The same process can be applied for the hurdle beginning with a few inches of tripping height then increasing in successful increments over time to full 1 meter height and 2kg. dumbbell. To ensure full jumping height clearance at a meter then a loose cross bar that is easily knocked down is placed a few inches higher or some meadow grass or soft cedar end cuttings attached to the top barrier provide a safe non injury causing extension to the jump.

Ultimately then, ending of the exercise requires the frontal presentation to the handler.

The parts of the completed exercise comprise of several facets all of which are broken down and trained individually and eventually chained. Advocates of 'back-chaining' suggest that getting to the finalized orderly chained sequence requires 'back-chaining' during training meaning that the finalized from-beginning-to-end sequence of the exercise as such — SIT, SUUK/FIND, HUP, HERE, OUT. — need be trained in reverse. IMHO it's a half dozen of one and six of the other thus inconsequential. A comes before Z in my world.

Unrelated to @melbrod post yet I'm surprised that the ear pinch is still being advocated in light of the attestation of failure as expressed in some preceding posts. Ironically there is no humane way to administer a painful aversive especially to the nerve sensitive area that is not all cartilage. Besides, the long arduous journey to develop a bond of dog-toward-handler-trust can be eroded in a heartbeat thus a possible irreversible setback results in what could and should have been easy training endeavours. Many a potentially good retriever never got to even be a retriever as attested to by the content of some preceding posts as a result of the ear pinch. I sheepishly raise my hand as at one-long-ago time aversive measures were the 'norm' that inadvertently found a home in my 'naivety'.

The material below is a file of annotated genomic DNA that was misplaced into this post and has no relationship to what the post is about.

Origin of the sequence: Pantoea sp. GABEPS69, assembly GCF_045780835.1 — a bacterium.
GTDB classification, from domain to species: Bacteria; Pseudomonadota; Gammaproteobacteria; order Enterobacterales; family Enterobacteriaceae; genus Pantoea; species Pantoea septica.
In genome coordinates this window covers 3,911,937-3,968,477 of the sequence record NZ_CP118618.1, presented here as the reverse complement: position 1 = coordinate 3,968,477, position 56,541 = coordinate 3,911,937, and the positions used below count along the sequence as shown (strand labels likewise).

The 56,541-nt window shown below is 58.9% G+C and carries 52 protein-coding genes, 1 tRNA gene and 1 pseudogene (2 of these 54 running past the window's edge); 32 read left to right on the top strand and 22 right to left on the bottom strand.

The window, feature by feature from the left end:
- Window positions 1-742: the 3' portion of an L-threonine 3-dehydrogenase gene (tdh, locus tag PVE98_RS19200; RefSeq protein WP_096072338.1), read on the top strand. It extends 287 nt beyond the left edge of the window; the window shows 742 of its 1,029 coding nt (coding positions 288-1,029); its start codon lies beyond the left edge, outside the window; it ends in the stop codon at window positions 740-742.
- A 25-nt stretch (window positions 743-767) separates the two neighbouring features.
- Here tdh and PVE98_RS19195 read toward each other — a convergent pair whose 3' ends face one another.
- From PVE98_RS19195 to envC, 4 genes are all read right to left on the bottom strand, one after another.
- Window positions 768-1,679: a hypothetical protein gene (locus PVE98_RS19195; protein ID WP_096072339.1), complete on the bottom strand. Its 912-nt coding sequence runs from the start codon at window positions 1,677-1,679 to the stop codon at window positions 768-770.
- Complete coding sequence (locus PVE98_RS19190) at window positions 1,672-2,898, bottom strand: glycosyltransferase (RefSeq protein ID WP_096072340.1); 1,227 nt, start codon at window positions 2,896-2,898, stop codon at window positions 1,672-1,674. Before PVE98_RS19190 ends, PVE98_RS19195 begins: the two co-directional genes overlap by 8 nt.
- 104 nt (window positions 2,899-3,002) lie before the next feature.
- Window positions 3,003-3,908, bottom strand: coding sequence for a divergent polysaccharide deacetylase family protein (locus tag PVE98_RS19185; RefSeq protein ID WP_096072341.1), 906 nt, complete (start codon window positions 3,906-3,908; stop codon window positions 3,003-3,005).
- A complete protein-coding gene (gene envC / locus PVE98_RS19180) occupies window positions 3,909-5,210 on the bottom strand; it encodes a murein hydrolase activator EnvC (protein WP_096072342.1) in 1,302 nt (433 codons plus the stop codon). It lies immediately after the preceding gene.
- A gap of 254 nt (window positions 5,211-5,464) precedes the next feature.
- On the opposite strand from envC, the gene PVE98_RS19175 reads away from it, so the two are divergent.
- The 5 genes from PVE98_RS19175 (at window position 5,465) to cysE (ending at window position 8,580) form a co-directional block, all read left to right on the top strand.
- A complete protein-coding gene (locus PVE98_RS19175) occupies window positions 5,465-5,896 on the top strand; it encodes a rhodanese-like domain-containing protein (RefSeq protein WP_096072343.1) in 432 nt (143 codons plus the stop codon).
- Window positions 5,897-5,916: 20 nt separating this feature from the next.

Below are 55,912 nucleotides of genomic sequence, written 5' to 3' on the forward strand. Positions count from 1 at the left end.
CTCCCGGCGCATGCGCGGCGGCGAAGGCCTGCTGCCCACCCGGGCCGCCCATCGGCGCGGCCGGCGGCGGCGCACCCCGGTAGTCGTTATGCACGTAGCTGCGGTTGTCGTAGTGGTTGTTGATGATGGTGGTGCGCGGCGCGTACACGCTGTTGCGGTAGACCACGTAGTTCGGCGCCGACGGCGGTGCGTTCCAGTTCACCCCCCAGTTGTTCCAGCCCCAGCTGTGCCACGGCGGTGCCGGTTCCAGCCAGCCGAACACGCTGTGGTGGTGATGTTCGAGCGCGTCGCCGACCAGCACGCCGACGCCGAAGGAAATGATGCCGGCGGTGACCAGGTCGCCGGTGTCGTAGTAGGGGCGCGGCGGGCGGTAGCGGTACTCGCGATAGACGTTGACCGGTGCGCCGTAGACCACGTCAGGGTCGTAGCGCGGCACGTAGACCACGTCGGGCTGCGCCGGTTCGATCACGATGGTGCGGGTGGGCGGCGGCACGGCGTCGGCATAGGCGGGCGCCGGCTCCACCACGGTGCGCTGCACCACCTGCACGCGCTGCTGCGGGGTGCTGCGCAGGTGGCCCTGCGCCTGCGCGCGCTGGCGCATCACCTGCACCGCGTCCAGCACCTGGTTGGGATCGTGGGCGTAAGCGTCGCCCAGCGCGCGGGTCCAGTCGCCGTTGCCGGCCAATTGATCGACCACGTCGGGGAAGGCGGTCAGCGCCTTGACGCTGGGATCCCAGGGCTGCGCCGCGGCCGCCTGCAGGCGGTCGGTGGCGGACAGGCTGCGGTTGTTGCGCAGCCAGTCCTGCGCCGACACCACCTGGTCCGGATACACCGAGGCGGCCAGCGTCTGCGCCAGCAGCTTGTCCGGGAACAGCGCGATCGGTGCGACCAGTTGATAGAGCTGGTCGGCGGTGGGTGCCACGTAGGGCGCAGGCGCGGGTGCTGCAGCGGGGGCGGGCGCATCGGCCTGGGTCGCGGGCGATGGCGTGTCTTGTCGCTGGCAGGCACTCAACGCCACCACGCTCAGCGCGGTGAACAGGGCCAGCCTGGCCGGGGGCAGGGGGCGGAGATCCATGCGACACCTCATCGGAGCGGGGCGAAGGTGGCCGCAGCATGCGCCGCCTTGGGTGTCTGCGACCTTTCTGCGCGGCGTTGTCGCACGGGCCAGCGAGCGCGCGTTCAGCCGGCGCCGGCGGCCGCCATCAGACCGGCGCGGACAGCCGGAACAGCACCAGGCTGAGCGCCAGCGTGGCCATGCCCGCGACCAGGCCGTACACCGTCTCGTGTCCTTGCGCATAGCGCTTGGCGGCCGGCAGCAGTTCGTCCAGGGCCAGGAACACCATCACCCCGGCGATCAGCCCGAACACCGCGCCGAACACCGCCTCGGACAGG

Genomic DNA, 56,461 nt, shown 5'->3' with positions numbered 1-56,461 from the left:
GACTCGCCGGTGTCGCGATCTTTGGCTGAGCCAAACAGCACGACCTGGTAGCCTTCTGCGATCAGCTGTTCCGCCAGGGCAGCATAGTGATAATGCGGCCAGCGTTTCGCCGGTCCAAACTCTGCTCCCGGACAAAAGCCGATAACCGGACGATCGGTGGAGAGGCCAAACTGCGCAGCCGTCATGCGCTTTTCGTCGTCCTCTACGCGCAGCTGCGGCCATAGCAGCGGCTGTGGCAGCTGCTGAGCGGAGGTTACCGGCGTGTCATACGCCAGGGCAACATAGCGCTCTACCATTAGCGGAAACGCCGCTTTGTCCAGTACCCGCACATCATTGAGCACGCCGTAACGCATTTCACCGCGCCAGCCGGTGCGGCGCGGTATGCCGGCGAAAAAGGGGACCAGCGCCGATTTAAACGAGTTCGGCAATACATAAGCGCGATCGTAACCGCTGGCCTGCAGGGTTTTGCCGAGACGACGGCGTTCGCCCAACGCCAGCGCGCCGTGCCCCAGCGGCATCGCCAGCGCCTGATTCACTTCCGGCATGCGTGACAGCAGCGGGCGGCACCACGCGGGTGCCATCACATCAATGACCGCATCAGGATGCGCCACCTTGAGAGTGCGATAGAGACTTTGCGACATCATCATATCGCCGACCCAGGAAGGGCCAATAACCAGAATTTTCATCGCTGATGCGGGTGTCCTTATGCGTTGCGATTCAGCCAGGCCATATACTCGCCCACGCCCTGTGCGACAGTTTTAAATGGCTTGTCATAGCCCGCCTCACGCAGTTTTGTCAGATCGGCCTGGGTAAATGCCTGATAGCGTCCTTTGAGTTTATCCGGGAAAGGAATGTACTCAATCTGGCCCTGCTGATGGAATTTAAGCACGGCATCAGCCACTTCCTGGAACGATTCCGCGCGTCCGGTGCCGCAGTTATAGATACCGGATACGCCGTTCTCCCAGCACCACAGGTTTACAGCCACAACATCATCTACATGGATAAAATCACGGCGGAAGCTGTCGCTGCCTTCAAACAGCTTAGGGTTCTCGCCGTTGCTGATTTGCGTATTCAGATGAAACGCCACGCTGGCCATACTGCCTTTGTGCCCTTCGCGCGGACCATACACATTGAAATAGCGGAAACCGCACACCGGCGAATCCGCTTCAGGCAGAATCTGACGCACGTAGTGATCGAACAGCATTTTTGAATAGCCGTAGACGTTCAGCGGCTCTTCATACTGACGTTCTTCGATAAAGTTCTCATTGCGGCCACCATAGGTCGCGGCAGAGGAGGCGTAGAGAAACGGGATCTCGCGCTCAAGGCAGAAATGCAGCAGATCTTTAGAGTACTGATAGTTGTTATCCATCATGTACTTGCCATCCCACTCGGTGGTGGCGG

In closing, Sarah Prelle and Marko Koskensalo Here provide a highly insightful six part series pertaining to the topic of the OP

In the common bond of Dobermans.... Mike
 

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I see one of the things I didn't mention in that lengthy explanation of how I start training for a retrieve and Mike's information reminded me--I don't teach any part of a retrieve on leash. I don't want any kind of correction during any of the stages of training. And I'll still sacrifice speed in the training process for absolute reliability.

dobebug
 

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Discussion Starter · #19 ·
Little **** took it and ran off into the yard. Needless to say, Elle’s dumbbell has arrived.
Dog Vertebrate Carnivore Dog breed Collar

This morning we worked on her taking a dumbbell from me at different heights. I would have her on my left side with the dumbbell on the right behind my back. Then I would rev her up excitedly asking her if she was ready, was she gonna get it, etc. Then I would hold it out high, low, etc. in front of us. As soon as she would grab it I would let go, back up and command “here,” and then encouraged her to jump up on me as I loved her up and praised her.

I’m to continue working on this the rest of the week. Eventually I’m to rest one end of the dumbbell on the floor as I hold the other end. I can also restrain her by her collar to help get her energy up. This is similar to advice I’ve been given by my Schutzhund trainers.

At this point though, no throwing of the dumbbell. 🙃
 

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I'm taking an retrieve class with FDSA. We are waaayyyy behind. As in "I've read the first week's lectures, but we haven't done any homework" behind. He has the "go out and grab the thing" part of a retrieve down, and usually brings it back to my vicinity (he's better about it when I'm sitting in a chair, for some reason), and we've done some "take the thing and then give it back" stuff, but that's about it.

I tried using an ear pinch with Ilka, and all it did was kill any desire she had to retrieve a dumbbell. Even her beloved training dummies were considered suspect for a while. Simon is so much more sensitive that I can't imagine ever doing it with him.